I am trying to fit a SVM to my data. My dataset contains 3 classes and I am performing 10 fold cross validation (in LibSVM):

./svm-train -g 0.5 -c 10 -e 0.1 -v 10 training_data

The help thereby states:

-c cost : set the parameter C of C-SVC, epsilon-SVR, and nu-SVR (default 1)

For me, providing higher cost (C) values gives me higher accuracy. What does C in SVM actually mean? Why and when should I use higher/lower values (or the LibSVM given default value) of C?

  • $\begingroup$ This strikes me as a good ML / statistics question, but you may want to edit it to make it software neutral. Otherwise, people might vote to close this as a how-to-use-my-software question. $\endgroup$ – gung - Reinstate Monica Jul 24 '16 at 23:12
  • 2
    $\begingroup$ Possible duplicate of SVM cost parameter See also this thread about hyperparameter tuning w.r.t. SVMs. The results of this search are also highly relevant. $\endgroup$ – Sycorax Jul 25 '16 at 17:22

I'm trying to give a simple and easy-to-understand answer. A complete answer would likely need to cover everything from the purpose behind SVMs to the finer details of loss and support vectors. If you want to dig deeper into those details you might need to look into e.g. the chapters about SVMs in the machine learning books out there.

SVMs are large margin classifiers. This means that the (let's assume linear) separation between samples of the black and white class is not just one possible but the best possible separation, defined by obtaining the largest possible margin between samples of the two classes. This would be $H_3$ in the example image:

enter image description here

If you think about this for a moment you will conclude that the separation is derived only from those samples that lie closer to "the other class", hence those close to the margin (to be exact: those on the margin). In the example image, those are the samples marked with the gray lines orthogonal to the $H_3$. This behaviour causes a problem: with the amount of samples used for deriving the separation being largely subset, noise affecting those samples will very likely cause the separation to be suboptimal for the majority of data. This is what we all know as overfitting: the separation would be optimal from the large-margin-point-of-view of the used training, but would generalize badly and therefore be suboptimal for other/yet unseen data.

What we talked about so far is "hard margin classification": we don't allow any samples to be inside the margin, as this is how the margin is defined so far. When we now relax this hard property we end up doing "soft margin classification". The idea behind the margin thereby stays the same - but we can now allow certain samples to be inside the margin. The core benefit is that by doing so, the overall fit of the model to the data might very well be better than with hard margin classification (reduce variance at the cost of some bias).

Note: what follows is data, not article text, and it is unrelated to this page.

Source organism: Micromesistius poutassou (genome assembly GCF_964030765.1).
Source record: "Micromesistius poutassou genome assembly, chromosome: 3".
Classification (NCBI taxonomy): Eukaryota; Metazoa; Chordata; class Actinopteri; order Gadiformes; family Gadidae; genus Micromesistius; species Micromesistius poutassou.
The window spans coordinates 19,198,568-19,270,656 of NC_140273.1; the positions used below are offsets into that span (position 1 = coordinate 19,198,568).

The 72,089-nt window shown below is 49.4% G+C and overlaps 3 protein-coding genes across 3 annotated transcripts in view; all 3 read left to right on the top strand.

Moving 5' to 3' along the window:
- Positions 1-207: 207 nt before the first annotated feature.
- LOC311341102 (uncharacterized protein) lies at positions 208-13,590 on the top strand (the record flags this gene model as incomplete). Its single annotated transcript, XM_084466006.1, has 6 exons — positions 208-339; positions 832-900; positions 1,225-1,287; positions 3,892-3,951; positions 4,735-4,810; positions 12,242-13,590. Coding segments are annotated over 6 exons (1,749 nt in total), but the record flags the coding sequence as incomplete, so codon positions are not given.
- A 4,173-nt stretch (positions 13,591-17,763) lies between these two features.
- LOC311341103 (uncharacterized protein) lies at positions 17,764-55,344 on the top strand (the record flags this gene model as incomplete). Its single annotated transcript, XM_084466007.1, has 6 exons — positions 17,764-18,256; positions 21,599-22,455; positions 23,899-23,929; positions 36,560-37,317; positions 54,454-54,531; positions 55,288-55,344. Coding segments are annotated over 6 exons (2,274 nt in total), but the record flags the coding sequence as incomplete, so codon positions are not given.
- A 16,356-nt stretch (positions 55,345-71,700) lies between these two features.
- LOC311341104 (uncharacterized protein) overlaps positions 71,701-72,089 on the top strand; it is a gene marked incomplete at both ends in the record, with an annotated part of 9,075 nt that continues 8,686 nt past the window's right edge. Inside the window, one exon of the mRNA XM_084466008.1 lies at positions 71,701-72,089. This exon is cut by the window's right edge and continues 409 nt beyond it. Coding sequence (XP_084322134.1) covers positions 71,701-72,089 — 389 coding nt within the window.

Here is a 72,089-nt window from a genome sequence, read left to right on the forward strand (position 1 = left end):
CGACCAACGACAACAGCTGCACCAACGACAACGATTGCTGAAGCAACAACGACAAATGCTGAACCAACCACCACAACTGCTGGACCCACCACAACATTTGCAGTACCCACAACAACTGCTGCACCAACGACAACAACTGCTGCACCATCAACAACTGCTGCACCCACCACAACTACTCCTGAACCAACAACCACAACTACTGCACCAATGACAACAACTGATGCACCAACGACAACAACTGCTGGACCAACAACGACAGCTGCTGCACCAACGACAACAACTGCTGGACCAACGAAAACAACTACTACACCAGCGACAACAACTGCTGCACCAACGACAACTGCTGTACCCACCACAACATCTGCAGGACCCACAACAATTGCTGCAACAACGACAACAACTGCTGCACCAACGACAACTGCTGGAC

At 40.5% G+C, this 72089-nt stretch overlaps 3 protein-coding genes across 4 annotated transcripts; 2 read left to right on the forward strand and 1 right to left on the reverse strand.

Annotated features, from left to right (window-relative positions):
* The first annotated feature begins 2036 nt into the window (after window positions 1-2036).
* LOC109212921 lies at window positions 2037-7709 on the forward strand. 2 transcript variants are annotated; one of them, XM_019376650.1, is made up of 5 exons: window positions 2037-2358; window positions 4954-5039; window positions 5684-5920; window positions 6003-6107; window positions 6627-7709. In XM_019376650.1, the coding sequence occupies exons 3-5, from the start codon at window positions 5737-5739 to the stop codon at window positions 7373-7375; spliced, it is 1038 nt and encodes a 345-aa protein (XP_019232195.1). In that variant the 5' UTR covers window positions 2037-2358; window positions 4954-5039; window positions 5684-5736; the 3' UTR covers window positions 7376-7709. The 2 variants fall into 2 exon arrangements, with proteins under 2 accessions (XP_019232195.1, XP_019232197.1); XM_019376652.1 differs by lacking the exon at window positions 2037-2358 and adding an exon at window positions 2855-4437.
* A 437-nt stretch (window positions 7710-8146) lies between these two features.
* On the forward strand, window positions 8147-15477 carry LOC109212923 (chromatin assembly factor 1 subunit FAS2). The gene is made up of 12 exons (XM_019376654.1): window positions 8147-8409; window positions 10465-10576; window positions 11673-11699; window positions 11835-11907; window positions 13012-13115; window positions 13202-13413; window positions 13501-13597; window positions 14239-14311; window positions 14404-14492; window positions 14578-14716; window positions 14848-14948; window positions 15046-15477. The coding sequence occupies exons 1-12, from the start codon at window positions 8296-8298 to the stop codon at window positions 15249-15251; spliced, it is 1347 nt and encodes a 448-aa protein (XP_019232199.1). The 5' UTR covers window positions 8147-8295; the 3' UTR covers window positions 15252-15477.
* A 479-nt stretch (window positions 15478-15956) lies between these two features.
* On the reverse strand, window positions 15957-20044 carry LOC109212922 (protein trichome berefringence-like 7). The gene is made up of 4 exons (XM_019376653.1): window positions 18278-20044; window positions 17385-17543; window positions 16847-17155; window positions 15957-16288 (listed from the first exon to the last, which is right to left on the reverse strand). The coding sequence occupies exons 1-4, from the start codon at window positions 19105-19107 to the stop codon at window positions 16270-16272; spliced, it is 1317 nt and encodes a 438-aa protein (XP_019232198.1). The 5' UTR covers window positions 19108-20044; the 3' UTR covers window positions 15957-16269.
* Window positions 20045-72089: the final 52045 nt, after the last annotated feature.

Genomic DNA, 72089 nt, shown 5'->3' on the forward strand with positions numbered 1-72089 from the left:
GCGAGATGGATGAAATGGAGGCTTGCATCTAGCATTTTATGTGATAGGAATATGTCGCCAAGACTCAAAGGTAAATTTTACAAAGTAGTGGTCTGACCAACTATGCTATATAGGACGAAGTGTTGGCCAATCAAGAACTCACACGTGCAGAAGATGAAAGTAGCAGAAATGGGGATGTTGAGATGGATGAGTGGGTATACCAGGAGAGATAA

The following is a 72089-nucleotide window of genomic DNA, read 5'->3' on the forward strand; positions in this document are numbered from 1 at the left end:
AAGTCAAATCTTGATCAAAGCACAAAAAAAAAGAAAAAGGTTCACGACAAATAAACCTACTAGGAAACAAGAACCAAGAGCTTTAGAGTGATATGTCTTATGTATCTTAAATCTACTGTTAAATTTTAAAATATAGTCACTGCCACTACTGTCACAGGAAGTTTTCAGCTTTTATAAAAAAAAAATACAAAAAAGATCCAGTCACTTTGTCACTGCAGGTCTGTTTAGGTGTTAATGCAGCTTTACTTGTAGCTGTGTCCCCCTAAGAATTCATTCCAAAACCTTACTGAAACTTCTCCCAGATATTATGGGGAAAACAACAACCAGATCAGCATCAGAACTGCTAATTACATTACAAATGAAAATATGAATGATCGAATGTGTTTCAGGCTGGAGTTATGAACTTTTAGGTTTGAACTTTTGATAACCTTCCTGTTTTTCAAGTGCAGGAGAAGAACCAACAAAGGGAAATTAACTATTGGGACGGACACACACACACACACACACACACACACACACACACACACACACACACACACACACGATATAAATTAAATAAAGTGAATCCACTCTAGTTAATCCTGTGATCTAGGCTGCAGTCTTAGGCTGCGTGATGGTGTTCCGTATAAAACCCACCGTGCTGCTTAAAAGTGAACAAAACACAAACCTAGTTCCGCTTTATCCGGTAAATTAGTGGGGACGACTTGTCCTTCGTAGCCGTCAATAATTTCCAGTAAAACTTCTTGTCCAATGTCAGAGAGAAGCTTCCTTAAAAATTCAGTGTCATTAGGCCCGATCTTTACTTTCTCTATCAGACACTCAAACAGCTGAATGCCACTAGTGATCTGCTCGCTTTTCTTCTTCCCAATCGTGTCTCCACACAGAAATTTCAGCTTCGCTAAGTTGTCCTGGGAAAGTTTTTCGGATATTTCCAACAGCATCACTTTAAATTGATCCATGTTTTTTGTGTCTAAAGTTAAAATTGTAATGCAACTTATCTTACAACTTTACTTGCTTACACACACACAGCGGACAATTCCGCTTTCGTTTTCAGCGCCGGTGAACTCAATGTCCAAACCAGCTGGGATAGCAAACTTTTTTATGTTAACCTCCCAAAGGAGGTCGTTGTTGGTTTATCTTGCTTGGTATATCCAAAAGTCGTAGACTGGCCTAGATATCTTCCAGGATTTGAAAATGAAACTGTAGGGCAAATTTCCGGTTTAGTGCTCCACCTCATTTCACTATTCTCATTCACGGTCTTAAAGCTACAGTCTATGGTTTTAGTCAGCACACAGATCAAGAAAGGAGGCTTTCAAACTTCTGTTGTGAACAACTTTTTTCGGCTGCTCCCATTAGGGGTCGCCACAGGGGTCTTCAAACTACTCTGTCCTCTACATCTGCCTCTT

So, on the one hand, we still have to solve our plain optimization problem (how to best fit the model = line to our data). On the other hand, we don't want to have all/many samples in the margin - we somehow want to tune how many sample we let inside the margin, so that the margin neither completely overfits, nor completely looses its large margin property.

An this is where the $C$ parameter enters the stage. The core idea is simple: we modify the optimization problem to optimize both the fit of the line to data and penalizing the amount of samples inside the margin at the same time, where $C$ defines the weight of how much samples inside the margin contribute to the overall error. Consequently, with $C$ you can adjust how hard or soft your large margin classification should be. With a low $C$, samples inside the margins are penalized less than with a higher $C$. With a $C$ of 0, samples inside the margins are not penalized anymore - which is the one possible extreme of disabling the large margin classification. With an infinite $C$ you have the other possible extreme of hard margins.

Here's a small example visualizing the effect caused by changing $C$ using the well known iris dataset (in R and using the caret package, but the same applies to libsvm too of course). This is how the original data looks like (its a binary classification problem):

d <- iris[51:150,c(1,2,5)]
plot(d[,c(2,1)], pch = ifelse(d[,3]=='versicolor', 1, 2))


This is how changing $C$ can influence the performance of your model:

m <- train(d[,1:2], factor(d[,3]), method = 'svmLinear', trControl = trainControl(method = 'repeatedcv', 10, 20), tuneGrid = expand.grid(C=3**(-7:7)))
plot(m, scales=list(x=list(log=3)))

SVM results

And this is the difference in separation between two differently chosen $C$ values (note that the separation lines have different inclination!):

m1 <- train(d[,1:2], factor(d[,3]), method = 'svmLinear', preProcess = c('center', 'scale'), trControl = trainControl(method = 'none'), tuneGrid = expand.grid(C=3**(-7)))

SVM separation 1

m2 <- train(d[,1:2], factor(d[,3]), method = 'svmLinear', preProcess = c('center', 'scale'), trControl = trainControl(method = 'none'), tuneGrid = expand.grid(C=3**(7)))

SVM separation 2

So, practically, what you most likely want to do in your ML setup is properly tune $C$, e.g. using a tuning grid. You can consider e.g. this publication for more details. Its from the LibSVM guys, and they provide much useful information, from explaining how SVMs work with nice examples to code snippets for how to e.g. use parameter grids with LibSVM:

Hsu et al. (2003). "A practical guide to support vector classification." Department of Computer Science and Information Engineering, National Taiwan University.

BTW: there's a small list of things people said about SVMs $C$ parameter, which I also find helpful for understanding it: http://www.svms.org/parameters/

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